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More than a century after Eastman's simple roll cameras, today's computer culture values a similar strain of creative populism. Websites and software provide tools that promise to "democratize" the creative process.
Cheaper, more powerful hardware and inexpensive, easy-to-use software have made professional video editing and DVD production available to everyone. No-investment on-demand printing have made CD and t-shirt manufacturing a snap. Blogs and one-off book printing services have made written publication easy.
Following this trend (and its commercial success) are several nascent attempts to do for video games what the Brownie did for photography. Big players like Microsoft (Popfly Game Creator), and EA (Sims Carnival) have gotten into the game-maker game, as have start-ups like Metaplace, Gamebrix, PlayCrafter, and Mockingbird.
Microsoft's Popfly service
Each of these products offers users a slightly different way to simplify game creation. Sims Carnival offers three methods: a wizard, an image customizer, and a downloadable visual-scripting tool. PlayCrafter relies on physics, Gamebrix on behaviors, Mockingbird on goals. Popfly uses templates.
As platforms, each tool relies on the formal properties of different sorts of games. Some differences are obvious: Sims Carnival's Wizard and Swapper tools let people create games very easily by changing variables and uploading new art, while PlayCrafter automates physical interactions.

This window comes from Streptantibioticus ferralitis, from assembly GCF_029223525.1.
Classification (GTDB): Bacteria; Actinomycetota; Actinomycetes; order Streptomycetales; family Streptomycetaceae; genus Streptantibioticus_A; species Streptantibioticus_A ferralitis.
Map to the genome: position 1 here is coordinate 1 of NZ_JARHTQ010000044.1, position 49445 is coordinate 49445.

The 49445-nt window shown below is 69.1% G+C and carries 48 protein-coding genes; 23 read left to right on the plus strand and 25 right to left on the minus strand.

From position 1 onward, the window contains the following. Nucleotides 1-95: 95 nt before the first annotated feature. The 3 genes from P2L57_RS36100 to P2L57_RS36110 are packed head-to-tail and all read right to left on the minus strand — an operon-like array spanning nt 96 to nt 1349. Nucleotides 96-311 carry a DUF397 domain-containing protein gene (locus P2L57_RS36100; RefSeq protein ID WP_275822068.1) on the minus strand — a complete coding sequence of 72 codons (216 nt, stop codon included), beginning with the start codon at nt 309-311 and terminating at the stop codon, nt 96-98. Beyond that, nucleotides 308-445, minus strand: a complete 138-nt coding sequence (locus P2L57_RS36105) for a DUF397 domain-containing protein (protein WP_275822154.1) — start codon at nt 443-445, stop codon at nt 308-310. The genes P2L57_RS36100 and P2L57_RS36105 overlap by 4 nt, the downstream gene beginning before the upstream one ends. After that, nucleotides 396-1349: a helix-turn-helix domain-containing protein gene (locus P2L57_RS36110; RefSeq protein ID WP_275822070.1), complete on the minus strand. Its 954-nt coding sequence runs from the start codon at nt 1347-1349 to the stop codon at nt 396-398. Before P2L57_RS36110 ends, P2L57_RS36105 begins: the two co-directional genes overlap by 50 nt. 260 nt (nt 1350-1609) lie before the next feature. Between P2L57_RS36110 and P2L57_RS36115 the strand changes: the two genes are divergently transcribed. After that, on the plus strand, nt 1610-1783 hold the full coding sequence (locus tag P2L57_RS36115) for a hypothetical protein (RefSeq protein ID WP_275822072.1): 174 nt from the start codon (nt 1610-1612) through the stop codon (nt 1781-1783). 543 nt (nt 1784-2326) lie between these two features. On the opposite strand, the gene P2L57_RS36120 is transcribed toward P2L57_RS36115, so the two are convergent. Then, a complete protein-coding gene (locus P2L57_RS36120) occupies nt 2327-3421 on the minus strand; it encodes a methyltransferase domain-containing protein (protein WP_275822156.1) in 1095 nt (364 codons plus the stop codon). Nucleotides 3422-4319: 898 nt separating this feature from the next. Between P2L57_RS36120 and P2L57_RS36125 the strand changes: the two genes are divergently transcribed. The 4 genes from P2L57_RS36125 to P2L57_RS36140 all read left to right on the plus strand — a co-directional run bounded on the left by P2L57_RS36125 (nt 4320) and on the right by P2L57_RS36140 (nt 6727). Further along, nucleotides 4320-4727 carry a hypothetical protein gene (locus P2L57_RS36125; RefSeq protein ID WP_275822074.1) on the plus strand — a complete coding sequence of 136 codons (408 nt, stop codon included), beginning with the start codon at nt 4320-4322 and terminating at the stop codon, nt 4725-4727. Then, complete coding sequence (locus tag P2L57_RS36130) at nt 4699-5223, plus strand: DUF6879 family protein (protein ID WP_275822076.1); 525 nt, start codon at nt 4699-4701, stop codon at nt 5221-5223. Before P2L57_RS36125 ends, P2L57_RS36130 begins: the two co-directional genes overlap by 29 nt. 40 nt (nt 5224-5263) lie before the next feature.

Formal distinctions are a common way of simplifying the creation of games. Long before Sims Carnival and its brethren, desktop game creation software used genre conventions as the formal model for add-assets-and-script type tools: GameMaker fashions tile-based action/arcade games; Adventure Game Studio makes graphical adventures; RPGMaker outputs role-playing games.
Adventure Game Studio
A focus on formal constraints like character statistics or genre distinctions like moving from screen to screen makes sense from a tool developer's perspective: different sorts of games require different kinds of programmatic infrastructures.
But from the lay creator's perspective, genre is a less useful starting point than topic. "I want to make a game about my cat" is a different sentiment than "I want to make a graphical adventure game." Photography doesn't make such a distinction; a camera can just as easily take a landscape as a portrait.